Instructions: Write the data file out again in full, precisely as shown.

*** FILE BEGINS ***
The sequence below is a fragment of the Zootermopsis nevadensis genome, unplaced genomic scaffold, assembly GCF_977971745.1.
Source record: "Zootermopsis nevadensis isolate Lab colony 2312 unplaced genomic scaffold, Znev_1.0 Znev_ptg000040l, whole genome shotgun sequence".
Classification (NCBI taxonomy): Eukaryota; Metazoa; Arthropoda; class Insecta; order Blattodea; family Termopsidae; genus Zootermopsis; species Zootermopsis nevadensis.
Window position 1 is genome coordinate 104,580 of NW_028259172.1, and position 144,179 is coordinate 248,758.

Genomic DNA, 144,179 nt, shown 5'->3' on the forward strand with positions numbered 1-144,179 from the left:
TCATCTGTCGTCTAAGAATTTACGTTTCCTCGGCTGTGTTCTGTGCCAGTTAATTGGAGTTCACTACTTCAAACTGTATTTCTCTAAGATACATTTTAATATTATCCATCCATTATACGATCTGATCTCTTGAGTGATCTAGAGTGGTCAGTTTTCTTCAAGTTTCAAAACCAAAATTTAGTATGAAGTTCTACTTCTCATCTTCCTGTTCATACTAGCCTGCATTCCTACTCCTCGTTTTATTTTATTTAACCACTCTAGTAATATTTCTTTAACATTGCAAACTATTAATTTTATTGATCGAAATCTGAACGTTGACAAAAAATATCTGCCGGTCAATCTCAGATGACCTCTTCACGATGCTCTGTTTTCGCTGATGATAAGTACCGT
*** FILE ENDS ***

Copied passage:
The sequence below is a fragment of the Zootermopsis nevadensis genome, unplaced genomic scaffold, assembly GCF_977971745.1.
Source record: "Zootermopsis nevadensis isolate Lab colony 2312 unplaced genomic scaffold, Znev_1.0 Znev_ptg000040l, whole genome shotgun sequence".
Classification (NCBI taxonomy): Eukaryota; Metazoa; Arthropoda; class Insecta; order Blattodea; family Termopsidae; genus Zootermopsis; species Zootermopsis nevadensis.
Window position 1 is genome coordinate 104,580 of NW_028259172.1, and position 144,179 is coordinate 248,758.

Genomic DNA, 144,179 nt, shown 5'->3' on the forward strand with positions numbered 1-144,179 from the left:
TCATCTGTCGTCTAAGAATTTACGTTTCCTCGGCTGTGTTCTGTGCCAGTTAATTGGAGTTCACTACTTCAAACTGTATTTCTCTAAGATACATTTTAATATTATCCATCCATTATACGATCTGATCTCTTGAGTGATCTAGAGTGGTCAGTTTTCTTCAAGTTTCAAAACCAAAATTTAGTATGAAGTTCTACTTCTCATCTTCCTGTTCATACTAGCCTGCATTCCTACTCCTCGTTTTATTTTATTTAACCACTCTAGTAATATTTCTTTAACATTGCAAACTATTAATTTTATTGATCGAAATCTGAACGTTGACAAAAAATATCTGCCGGTCAATCTCAGATGACCTCTTCACGATGCTCTGTTTTCGCTGATGATAAGTACCGT